From: Alice Taylor
Exclusive: Investigation Reveals How Albanian Politicians Weaponized Facebook to Manipulate Public Opinion

Part one of a two-part investigation.

In 2019, just before the controversial local elections, a network of fake profiles and pages sprung into action on Albanian Facebook.

Exit found a web of fake profiles, each controlling potentially hundreds of different pages. The pages were set up to look like profiles and included fake (Albanian) names and pictures stolen from the LinkedIn profiles of foreign businessmen and women. 

These profiles and pages acted in a coordinated manner, commenting on politicians’ posts and descending en masse on articles that criticize them or painted them in a less than favorable light. The majority of activity took place on profiles linked to Prime Minister Edi Rama and Mayor of Tirana Erion Veliaj.

Exit’s 2019 investigation

Over the course of several months, Exit found hundreds of these pages. Every time a politician went ‘live’ or posted information on a new project, the pages would spring into action, posting comments like “congratulations bravo Edi Rama the builder of Modern Albania, you deserve the vote again”, “best Mayor ever, God bless” and “you are the future Albania needs.”

Others kept it short and sweet with plenty of “bravo” or “success”, or simply just an emoji of a muscled arm flexing.

In terms of portals or individuals that posted information of scandals linked to the government, the same profiles would post abusive messages and attempt to hijack the post completely. Some media portals found themselves inundated with comments and verbal attacks from tens of fake profiles and pages.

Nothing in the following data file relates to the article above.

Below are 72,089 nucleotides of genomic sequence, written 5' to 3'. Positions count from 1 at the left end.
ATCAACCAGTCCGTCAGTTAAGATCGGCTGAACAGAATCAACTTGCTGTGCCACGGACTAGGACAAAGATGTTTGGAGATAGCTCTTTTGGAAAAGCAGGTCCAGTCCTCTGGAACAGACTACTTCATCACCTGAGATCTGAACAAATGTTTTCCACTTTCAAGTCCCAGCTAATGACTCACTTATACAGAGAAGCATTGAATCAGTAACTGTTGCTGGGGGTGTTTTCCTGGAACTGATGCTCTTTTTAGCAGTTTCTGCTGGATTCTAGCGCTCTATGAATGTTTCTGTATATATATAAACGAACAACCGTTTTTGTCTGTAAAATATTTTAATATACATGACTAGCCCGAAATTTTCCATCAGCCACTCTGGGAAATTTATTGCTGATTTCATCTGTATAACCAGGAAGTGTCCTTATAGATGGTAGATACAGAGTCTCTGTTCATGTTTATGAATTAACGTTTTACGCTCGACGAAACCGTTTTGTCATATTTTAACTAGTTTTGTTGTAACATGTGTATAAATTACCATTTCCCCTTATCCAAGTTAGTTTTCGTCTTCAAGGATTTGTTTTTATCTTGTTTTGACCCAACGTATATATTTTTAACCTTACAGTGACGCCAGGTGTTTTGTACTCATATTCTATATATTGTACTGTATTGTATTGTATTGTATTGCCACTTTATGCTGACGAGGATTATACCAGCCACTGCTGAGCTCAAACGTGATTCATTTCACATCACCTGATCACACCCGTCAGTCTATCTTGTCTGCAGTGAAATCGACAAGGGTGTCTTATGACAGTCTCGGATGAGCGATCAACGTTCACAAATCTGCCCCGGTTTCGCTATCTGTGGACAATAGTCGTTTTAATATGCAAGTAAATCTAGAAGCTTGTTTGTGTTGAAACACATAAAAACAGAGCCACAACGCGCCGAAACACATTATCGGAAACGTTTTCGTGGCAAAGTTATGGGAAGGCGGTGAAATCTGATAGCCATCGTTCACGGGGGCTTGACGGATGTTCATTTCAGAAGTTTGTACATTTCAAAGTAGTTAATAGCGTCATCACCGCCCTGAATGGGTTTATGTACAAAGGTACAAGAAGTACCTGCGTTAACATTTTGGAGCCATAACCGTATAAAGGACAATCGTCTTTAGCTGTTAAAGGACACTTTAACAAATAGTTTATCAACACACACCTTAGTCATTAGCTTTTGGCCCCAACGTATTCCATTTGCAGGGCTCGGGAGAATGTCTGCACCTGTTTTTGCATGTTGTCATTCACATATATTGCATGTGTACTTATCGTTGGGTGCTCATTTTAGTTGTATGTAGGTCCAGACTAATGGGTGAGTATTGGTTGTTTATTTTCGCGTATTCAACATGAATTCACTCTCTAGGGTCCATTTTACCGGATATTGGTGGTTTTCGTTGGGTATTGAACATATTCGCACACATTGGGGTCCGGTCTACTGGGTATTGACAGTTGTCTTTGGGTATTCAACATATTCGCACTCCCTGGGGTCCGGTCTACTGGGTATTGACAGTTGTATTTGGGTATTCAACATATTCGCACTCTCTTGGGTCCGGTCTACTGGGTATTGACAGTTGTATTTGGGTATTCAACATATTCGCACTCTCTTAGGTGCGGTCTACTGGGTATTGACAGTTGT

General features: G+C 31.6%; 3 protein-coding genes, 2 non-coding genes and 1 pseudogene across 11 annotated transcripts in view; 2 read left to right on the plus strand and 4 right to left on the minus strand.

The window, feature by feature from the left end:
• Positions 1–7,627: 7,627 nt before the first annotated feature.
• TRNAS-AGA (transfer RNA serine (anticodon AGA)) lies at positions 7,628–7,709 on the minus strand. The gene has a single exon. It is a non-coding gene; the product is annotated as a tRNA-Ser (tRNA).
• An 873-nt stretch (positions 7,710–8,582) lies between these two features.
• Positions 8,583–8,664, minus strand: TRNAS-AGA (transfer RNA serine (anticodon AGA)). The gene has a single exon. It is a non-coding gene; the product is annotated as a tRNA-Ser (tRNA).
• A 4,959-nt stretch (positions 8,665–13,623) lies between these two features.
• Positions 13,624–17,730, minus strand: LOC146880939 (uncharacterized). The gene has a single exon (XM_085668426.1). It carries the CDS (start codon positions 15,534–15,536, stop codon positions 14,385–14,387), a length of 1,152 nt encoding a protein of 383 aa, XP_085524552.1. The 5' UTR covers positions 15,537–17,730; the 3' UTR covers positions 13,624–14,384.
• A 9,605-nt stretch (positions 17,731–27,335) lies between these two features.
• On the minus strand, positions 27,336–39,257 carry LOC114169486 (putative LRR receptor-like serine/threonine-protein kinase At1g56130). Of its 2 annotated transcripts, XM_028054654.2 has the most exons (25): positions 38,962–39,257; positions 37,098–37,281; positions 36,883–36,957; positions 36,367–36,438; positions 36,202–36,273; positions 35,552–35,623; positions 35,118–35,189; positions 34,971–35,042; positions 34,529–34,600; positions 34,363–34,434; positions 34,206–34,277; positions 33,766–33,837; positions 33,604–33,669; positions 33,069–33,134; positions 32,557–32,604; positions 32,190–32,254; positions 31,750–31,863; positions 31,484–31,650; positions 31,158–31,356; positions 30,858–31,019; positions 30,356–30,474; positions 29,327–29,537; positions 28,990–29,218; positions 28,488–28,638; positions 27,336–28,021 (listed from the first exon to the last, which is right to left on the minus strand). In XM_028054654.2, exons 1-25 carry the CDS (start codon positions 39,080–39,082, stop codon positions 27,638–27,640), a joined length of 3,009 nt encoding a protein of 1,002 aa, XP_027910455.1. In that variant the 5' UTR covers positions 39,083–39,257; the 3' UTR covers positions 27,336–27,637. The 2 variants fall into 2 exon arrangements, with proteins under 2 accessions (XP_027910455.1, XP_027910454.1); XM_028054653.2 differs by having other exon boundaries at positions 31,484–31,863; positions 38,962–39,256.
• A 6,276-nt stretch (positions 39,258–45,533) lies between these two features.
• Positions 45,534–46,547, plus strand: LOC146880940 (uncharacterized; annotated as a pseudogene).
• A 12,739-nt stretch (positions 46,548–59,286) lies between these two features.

A selection of comments left on politicians’ profiles from fake pages.

As the year went on, further investigation revealed that some of these pages were posting support for multiple politicians’ profiles. Exit discovered that by mid-July 2019, a large number were commenting support for Prime Minister Edi Rama, Mayor of Tirana Erion Veliaj, and even political figures in supposed opposition. 

Exit found several instances where the same pages appeared to be supporting Socialist Party officials and President Ilir Meta during July 2019.

In June 2020, Exit found that fake pages and profiles were again in action, voicing support for Rama following meetings with Kosovo Prime Minister Albin Kurti.

Examples of comments included:

“These meetings show how much our country supports Kosovo in such situations”, and “Unity in difficult and good days, we are one and we know how to remain. Congratulations, this is important for our nation and for Kosovo.”

A Facebook whistleblower

Then in 2020, ex-Facebook employee, Sophie Zhang published a 6000-plus word memo where she denounced “multiple blatant attempts by foreign national governments to abuse our platform on vast scales to mislead their own citizenry.”

During her time at Facebook, she found that political leaders from around the world were amassing large numbers of “fake likes” on content posted to their Facebook pages. In some cases, up to 78% of some ‘likes’ were found to be fake. She found, like Exit, thousands of Facebook Pages that had been set up to look like profiles.

The modus operandi was a politician or communications manager who would publish a post and thousands of “dummy pages” would spring into action and start liking or commenting on the post, making it appear the figure was more popular than they actually were.

Countries mentioned in her explosive denunciation include Honduras, Azerbaijan, Brazil, Russia, Ukraine, Bolivia, Ecuador, Spain, and India. But then, she stumbled across Albania. She told the Guardian she discovered a network of fake pages linked to political leaders.

This is exactly what Exit had published just five months earlier.

The 2021 general elections

When Exit published the initial investigation in 2019, it went viral. People became acutely aware of how Veliaj and Rama in particular were using fake profiles and pages to manipulate public opinion and create fake “support”. So by the time the next election came around, the approach was different.